Claims that sole parents are financially better off on government benefits rather than full time work, have been slammed by welfare experts.
The Australian alleges that many parents who are claiming benefits have more money in their pockets, than most workers. According to new figures cited in the article, a single parent of four who doesn’t work or get any child support income, could be getting more than $50,000 in benefits, “the equivalent of someone earning $65,000 a year before tax, such as a full-time teacher, nurse or entry-level public servant”.
It prompted Social Services Minister Christian Porter to admit it could be a disincentive for some parents to seek work.
Welfare experts say the claims are wrong
The Australian Council of Social Service says the claims are incorrect, and ignores the $30,000 in Family Tax Benefits that a family on a modest income would receive on the median wage.
CEO Cassandra Goldie told the SMH that giving the impression that single parents are doing well on welfare is ‘incorrect and misleading’.
“It appears to be a deliberate strategy to generate a story which creates this impression that we’ve got a social security system which is ‘bloated and too generous’ when the facts will show it’s completely to the contrary,” she said.
ACOSS says when the correct information is taken into account, a sole parent with four children is more that $20,000 better off in paid work earning $46,500 and more than $25,000 better off if earning $61,300. However these parents face employment obstacles including a lack of flexible jobs for sole parents and the high cost of child care.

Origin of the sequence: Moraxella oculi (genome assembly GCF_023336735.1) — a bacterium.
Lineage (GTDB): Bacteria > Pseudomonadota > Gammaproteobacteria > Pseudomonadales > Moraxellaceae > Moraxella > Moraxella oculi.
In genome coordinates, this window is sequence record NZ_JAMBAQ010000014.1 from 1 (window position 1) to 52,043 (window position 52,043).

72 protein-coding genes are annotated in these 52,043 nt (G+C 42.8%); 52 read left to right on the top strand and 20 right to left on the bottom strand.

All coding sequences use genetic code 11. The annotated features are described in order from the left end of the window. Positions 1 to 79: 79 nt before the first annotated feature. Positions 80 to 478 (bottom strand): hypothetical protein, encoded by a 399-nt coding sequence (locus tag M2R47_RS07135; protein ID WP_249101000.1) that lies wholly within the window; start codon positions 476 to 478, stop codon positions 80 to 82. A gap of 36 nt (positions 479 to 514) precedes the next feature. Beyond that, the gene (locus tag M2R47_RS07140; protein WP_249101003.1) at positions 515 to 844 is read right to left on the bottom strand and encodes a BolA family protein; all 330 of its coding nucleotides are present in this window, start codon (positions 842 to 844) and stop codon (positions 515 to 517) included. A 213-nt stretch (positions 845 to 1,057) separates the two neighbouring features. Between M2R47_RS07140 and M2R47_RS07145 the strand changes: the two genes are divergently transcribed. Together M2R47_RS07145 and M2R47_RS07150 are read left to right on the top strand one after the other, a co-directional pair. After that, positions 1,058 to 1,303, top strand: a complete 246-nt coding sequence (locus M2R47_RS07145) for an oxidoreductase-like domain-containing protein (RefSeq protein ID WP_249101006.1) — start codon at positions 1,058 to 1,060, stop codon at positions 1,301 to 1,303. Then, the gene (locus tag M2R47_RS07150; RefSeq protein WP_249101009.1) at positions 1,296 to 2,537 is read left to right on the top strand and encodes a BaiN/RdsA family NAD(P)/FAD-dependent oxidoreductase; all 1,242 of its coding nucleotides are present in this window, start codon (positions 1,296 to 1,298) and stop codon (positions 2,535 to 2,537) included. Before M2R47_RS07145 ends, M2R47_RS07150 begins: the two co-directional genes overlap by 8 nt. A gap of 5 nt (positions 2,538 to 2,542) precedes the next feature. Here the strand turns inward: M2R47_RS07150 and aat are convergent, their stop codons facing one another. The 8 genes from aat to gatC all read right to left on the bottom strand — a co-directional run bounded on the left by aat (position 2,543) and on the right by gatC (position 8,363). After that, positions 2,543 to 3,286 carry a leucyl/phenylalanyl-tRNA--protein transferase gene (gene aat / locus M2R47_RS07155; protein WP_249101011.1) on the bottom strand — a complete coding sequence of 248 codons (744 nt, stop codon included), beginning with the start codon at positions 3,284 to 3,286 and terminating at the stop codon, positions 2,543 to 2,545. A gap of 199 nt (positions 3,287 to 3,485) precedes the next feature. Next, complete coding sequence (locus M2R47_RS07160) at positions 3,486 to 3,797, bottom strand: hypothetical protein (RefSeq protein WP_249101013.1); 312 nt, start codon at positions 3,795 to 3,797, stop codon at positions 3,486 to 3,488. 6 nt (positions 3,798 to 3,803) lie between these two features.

The peak community services body also says that $50,000 isn’t a lot of money for a family of five. Here is the ACOSS break down:
- Excluding Rent Assistance, its Family Tax Benefit payments average approximately $7,000 per child ($135 per week) which has to cover all child related costs including food, clothing, and school costs.
- The family also receives Rent Assistance of approximately $87 a week but this covers only a fraction of the $400 a week in rent (which in any event won’t be enough for decent housing for a large family in Sydney or Melbourne, or many other places).
- After rent is subtracted, this family of five is living on $34,000 or $650 a week.
We’re keen to hear what The Healthy Mummy community thinks – just how financially difficult is it for single parents in Australia?